The 20 Best Metal Albums of 2020

One of the main vehicles helping us during these crazy times is music. Heavy, experimental, interesting you name it. Experimentalism is thankfully on the rise, as boundaries are still pushed and new realms are explored.

5. Ulthar – Providence (20 Buck Spin)


Erratic and unpredictable. While the black/death brew of Bay Area’s Ulthar are defined by the old-school spirit and its retro element, it is these two characteristics that set them apart. Founded in 2014 by members of Mastery, Void Omnia, and Vastum, Ulthar unleashed their tentacle-like progression in full force with their 2018 debut Cosmovore. A multifaceted assault from all directions unveiled an adversary essence, set to achieve complete devastation. And it is exactly this same drive that propels them to new heights with Providence.

Proto-death metal, thrash infusions greet you at the door with “Churn”, as Ulthar open up their Lovecraft-ian realm to all who dare listen. The schizoid element, beautifully captured by the maniacal riffs and the rapid vocal delivery, build an impressive portal, a pedal to the metal attitude. Surprises are still welcome as Ulthar opens up “Undying Spear” with an acoustic passage, before once more plunging to their blackened mania. It is the layers of this work that define its depth, as Ulthar go the extra mile in meticulously constructing this world. Everything has its place in their palace, from the dark ambient interludes of “Through Downward Dynasties” to the black metal howls of “Furnace Hibernation” and the doom processions of closer “Humanoid Knot”. –Spyros Stasis

4. Duma – Duma (Nyege Nyege Tapes)


The debut by Kenyan duo Duma (“darkness” in Kikuyu) is one of the strangest pieces of art released in 2020. Within itself it carries a fusion of styles that is difficult to distill into words or a single genre. While “grindcore” might be the first association for the rhythmically driven and dark work of Sam Karugu and Martin Khanja (Lord Spike Heart), any expectations or points of reference are destroyed in the first ten seconds of Duma‘s opener “Angels and Abysses.”

Blast beats excavated from an 808 drum machine and possessed by impish demons, reverberating synths distorted beyond recognition, conga drum hits that drift between the synthetic and the organic, and waves of angry gray noise form a vast bedrock for Khanja’s dissolved screams, shrieks, and growls. This bizarre medley sounds like a hypnagogic idea of grindcore deconstructed and then reassembled in dream space, roaming down a staggered and staggering path. What’s real and what’s not becomes a pointless question here.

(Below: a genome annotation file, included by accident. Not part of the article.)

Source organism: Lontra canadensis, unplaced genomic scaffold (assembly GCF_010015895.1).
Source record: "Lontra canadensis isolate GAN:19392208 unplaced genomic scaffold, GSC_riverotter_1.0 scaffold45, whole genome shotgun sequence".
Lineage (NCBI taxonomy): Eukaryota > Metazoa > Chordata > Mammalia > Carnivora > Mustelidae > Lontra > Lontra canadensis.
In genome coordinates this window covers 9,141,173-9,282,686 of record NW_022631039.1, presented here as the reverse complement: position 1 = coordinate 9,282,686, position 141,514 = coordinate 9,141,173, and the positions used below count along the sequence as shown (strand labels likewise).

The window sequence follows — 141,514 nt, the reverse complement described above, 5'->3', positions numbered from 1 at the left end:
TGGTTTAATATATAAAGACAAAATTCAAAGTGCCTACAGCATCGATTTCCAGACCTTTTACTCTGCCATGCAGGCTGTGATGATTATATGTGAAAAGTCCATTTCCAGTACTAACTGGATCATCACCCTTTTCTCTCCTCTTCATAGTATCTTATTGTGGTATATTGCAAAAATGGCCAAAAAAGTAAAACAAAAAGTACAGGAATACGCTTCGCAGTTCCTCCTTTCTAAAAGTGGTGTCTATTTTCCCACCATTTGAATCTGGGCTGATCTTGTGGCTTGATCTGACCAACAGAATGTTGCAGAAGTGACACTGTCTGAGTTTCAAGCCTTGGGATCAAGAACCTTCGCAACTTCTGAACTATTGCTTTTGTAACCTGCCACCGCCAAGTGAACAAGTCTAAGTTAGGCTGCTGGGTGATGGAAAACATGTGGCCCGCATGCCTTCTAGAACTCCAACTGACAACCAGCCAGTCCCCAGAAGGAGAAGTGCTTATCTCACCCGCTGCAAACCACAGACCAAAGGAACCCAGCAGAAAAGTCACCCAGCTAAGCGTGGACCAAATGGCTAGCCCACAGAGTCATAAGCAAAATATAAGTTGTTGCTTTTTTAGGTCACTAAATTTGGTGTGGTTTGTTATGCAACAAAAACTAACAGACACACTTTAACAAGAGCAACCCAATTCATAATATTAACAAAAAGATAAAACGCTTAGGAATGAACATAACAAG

Equally indebted to various strains of metal and electronic music—from death and grindcore to EDM, gqom, and singeli—Duma ultimately lives in all of these genres and none of them at all, combining and recombining their elements at will to create glorious music that could easily belong to a distant future. – Antonio Poscic

3. Paysage d’Hiver – Im Wald (Kunsthall Produktionen)


With Paysage d’Hiver, Wroth of legendary Swiss cosmic black metal act Darkspace, offers a different type of drive. Where Darkspace’s gaze was always fixed on the cosmos, Paysage d’Hiver is instead looking to the chthonian. This is not a tale that travels through the darkened void, exploring its vast majesty and untold terror. No, this is a story bound to the cold earth, navigating through dark forests amid the heartless winter. Wroth provides a plethora of interpretations for this imagery, through cataclysmic assaults of fury and purpose with opener “Im Winterwald” or through dark ambient passages that explore the vast mysteries of this Earth, as in “Verweilen” and “Wurzel”.

Without fear, Paysage d’Hiver take their time exploring this world they have built, the long-form tracks allowing for a meticulous and complete investigation of this harsh reality through its textural qualities and moods. The switches of perspective are perfect, rising from the ambient abyss in true fury with “Ueber den Baeumen”, or taking on a majestic leaning of epic quality with “La Reve Lucide”, and even traveling to the underworld in a funeral-esque progression with “Weiter Immer Weiter”. Im Wald is a masterful work, tapping into all that black metal has to offer, relying on the atmospherics and the raw vibe, the grand and the minimal using the textures to build the world and the progression to dictate the narrative. A true opus. – Spyros Stasis

2.   SUMAC – May You Be Held (Thrill Jockey)